The Coen brothers really like using the Uncertainty Principle in their films. I completely lack the kind of mind to grasp the actual physics of it, but the way that the Coens use it in their films really speaks to me. All of their films are really about the nonsensical nature of the progression of human events. A great line from A Serious Man: “The Uncertainty Principle. It proves we can’t ever really know what’s going on. But even though you can’t figure anything out, you will be responsible for it on mid-term.”
This is kind of how I feel whenever I start traveling, or whenever I put myself into a new situation. I never know what’s going on, but at the same time I am responsible for navigating my way through the chaos. The nonsense of it all really does humor me, and as miserable and stressed as I get, I really enjoy putting myself into these situations where the nonsense is more acute, so I can laugh all the harder (simply for the stories.) And now, trying to learn the ropes with a new teaching job in Georgia, I have jumped jumped off the cliff into the abyss of uncertainty once again.
Part of the appeal of having a host family is that the host family is supposed to provide meals for the volunteers. But without a host family, Me and my Pakistani host brother were curious as to what exactly we were to do regarding our daily caloric intake. So our first day and a half in the dorm, we weren’t really sure what to do. The first night we went across the street to a dingy cafe/pub, and stared blankly at the Georgian letters. I had no clue… I pointed at something, which I thought might be those meat dumplings I’d heard about, Khinkhali, and ordered ten of them with ludi, beer. Success. Meat dumplings and beer. We could see and hear the staff looking at us and laughing. I asked for the menu again, and painstakingly tried to match the word for kebabs, qababi. More points and laughs from the staff, but no matter, we had qababi. When I asked for the bill, angarishi, tu sheidzleiba, she brought it, spelled out in English: “20: twenty laris.” More smiles and laughs. The next day when walking around Kutaisi, we had a similar experience in another pub. But this time instead of pointing and laughing at us, they brought the bill in Georgian script, mysteriously five laris more than we had expected. I didn’t know where to begin complaining about the price.
I called one of our project coordinators, to ask what would be happening with caloric replenishment. She urged me not to worry, that things had been taken care of, that soon the dormitory would have a cook, but until then there would be someone at the dormitory taking care of us and giving us nourishment. I had called from a couch in the long, lonely, empty hallway, and not five minutes after I hung up the phone, I heard echoes from the depths below. Four floors down, a door closed and slow footsteps started up the stairs (kind of like in the caves of Moria in The Fellowship of the Ring: “They are coming.”) Hmm, I thought, this place is basically empty, so I wonder if those footsteps are coming for me? The footsteps were slow coming up all those flights of stairs, and soon enough, I saw a head pop into view, and then a large man approaching. Hello, I am director of this institute. I am here to take you to eat. His phone rang, and he picked it up, and shortly afterwards handed it to me. Hello Steven, this man in front of you is the director. He will take care of your food for the next few days. I felt very much like K in The Castle. Instead of the Land Surveyor who has come to town, whom everyone knows about, but doesn’t know how to start his job, I am the teacher who has come to town, but doesn’t know anything about what’s going on. We all piled into the car and he took us out to a very nice dinner. We picked up his secretary along the way, as it was International Women’s day, and he treated her to dinner as well. We made toasts to all the women of the world (I should have sung a toast – “All the Ladies of the World” from Flight of the Conchords! It probably wouldn’t have gone over well. I would have been simultaneously taking Women’s Day and Georgian toasts lightly.)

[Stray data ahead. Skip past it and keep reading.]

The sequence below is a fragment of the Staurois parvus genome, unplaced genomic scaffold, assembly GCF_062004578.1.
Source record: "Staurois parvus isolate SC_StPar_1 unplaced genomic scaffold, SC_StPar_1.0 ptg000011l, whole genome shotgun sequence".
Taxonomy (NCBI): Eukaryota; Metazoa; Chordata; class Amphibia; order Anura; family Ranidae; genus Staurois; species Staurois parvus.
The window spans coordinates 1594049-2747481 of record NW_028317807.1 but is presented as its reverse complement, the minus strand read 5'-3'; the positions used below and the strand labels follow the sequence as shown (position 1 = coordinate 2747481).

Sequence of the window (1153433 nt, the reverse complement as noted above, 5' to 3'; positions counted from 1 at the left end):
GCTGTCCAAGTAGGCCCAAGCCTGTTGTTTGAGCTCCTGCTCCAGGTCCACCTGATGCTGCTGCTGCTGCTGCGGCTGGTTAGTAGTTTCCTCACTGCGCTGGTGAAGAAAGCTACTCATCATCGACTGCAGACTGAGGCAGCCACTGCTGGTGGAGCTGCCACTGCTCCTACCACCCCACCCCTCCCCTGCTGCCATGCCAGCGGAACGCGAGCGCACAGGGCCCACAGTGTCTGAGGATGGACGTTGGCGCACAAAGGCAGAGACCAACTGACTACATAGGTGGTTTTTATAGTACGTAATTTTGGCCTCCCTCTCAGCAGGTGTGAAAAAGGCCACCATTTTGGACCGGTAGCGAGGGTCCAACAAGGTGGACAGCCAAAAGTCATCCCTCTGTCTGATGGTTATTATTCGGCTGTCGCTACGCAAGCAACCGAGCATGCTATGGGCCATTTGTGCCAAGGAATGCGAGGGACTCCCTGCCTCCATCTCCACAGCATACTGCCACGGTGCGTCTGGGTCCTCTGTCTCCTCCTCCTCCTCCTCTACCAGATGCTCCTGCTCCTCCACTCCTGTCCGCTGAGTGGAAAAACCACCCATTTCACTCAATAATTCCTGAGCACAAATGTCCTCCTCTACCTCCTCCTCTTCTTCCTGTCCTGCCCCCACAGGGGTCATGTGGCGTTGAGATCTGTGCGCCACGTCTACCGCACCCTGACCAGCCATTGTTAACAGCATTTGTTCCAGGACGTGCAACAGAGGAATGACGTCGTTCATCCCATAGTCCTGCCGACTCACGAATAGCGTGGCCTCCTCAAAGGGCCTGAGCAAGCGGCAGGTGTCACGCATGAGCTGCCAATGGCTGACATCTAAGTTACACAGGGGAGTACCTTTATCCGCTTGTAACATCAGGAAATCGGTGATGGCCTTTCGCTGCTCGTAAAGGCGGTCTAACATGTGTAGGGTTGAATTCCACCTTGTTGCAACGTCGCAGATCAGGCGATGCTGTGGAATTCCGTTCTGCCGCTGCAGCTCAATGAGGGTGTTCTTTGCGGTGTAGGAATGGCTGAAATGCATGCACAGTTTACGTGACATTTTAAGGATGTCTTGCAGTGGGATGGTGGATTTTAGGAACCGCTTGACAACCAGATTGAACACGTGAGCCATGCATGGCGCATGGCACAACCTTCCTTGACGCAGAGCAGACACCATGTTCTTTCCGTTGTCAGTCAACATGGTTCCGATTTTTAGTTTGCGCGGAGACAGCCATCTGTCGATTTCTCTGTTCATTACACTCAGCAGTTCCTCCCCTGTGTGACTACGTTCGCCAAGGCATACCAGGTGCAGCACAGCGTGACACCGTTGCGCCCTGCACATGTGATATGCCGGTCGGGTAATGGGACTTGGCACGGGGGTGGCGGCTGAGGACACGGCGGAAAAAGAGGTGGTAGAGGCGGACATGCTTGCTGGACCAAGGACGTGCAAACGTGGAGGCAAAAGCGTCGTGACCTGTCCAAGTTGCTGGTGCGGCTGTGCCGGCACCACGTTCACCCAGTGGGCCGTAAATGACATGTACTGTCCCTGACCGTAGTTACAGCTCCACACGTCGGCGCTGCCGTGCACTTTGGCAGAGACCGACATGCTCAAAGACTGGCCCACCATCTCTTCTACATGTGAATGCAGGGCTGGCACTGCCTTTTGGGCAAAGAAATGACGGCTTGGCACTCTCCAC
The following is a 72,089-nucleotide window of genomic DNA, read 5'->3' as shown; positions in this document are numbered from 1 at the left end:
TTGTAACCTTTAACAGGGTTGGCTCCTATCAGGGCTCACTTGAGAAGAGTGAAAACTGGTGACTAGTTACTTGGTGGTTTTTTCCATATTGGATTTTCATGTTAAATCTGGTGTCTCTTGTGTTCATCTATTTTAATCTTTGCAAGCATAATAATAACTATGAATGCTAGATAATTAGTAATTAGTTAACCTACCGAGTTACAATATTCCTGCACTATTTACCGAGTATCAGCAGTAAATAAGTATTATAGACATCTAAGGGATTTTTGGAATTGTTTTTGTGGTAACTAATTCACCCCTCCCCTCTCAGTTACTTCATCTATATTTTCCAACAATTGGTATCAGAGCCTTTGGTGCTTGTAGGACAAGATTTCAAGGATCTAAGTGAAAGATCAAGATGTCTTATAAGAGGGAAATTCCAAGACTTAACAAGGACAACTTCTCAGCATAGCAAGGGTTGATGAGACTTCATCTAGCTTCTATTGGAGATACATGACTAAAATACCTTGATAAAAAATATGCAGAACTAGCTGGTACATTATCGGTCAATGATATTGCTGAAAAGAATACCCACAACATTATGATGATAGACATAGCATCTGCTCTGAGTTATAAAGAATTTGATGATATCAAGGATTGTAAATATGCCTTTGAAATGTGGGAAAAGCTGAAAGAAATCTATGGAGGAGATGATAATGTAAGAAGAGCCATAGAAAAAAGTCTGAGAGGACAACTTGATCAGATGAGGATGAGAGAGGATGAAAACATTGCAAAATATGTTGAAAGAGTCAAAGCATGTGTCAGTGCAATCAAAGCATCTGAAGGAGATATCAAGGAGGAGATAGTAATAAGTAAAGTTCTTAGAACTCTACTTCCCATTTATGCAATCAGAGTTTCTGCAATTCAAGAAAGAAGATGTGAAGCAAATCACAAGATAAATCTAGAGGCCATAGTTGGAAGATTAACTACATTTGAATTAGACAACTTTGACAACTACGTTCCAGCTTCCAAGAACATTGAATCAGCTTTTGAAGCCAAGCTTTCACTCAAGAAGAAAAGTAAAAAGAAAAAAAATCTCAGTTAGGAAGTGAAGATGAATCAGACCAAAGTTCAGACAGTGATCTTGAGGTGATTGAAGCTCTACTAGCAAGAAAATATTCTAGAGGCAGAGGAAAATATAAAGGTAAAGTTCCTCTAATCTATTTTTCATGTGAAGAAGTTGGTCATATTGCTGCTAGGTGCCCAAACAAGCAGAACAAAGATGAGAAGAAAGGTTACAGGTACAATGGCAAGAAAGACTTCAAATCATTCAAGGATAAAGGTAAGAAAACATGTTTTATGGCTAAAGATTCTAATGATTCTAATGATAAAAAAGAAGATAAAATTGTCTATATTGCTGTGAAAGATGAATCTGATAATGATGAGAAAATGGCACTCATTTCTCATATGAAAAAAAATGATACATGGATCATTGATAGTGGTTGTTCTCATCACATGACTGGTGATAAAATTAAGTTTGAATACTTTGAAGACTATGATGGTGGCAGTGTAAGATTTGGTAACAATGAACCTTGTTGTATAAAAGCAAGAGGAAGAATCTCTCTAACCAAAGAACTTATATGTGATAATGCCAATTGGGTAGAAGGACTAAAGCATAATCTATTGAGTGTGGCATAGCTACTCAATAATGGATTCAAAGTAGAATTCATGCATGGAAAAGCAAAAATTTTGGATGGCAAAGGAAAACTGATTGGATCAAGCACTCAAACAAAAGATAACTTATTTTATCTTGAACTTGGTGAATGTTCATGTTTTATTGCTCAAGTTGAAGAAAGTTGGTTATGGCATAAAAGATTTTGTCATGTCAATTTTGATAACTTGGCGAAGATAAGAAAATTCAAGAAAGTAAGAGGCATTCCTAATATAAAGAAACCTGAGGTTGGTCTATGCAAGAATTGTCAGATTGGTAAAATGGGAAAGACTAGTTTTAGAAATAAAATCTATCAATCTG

I am clueless about my life in Georgia related to my job as well. We got to Kutaisi on Monday evening. Tuesday was Women’s Day, and schools weren’t in session, so we could walk around the city. Wednesday, however, we would make an appearance in the vocational school to meet the school director, and then in the evening both me and my Pakistani counterpart each had an evening lesson with “Resource Managers,” with whom we will be working two hour sessions, three evenings per week. We had driven past the vocational school, but we had no clue where our lessons in the evening would be. Nor did we know who our Georgian co-teachers were, anything about the students themselves, their level of English, or what we would be teaching them for two hours.
I hadn’t even really known I’d accepted this position; when I had expressed interest in it, I had thought that before I’d be given the position I would either receive more precise information, or at least have to put my name on the dotted line somewhere. Not so. I’m not complaining; I’m open to letting myself be blown about in weird directions without having much control over it (It’s what I signed up for, isn’t it?!) The epigraph to A Serious Man is a quote from a French Rabbi, Rashi, “Receive with simplicity everything that happens to you.” Plus, knowing how much down time I will have with this job, and that it’s a little bit extra pay, the extra position will actually be good for me.
Not knowing what’s going on, but at the same time having responsibilities within the framework of chaos, is extremely stressful. Oh, but I love it all the same. If I wanted order, I wouldn’t have come here. And if things were orderly and made sense, what fun would that be? What would I write about?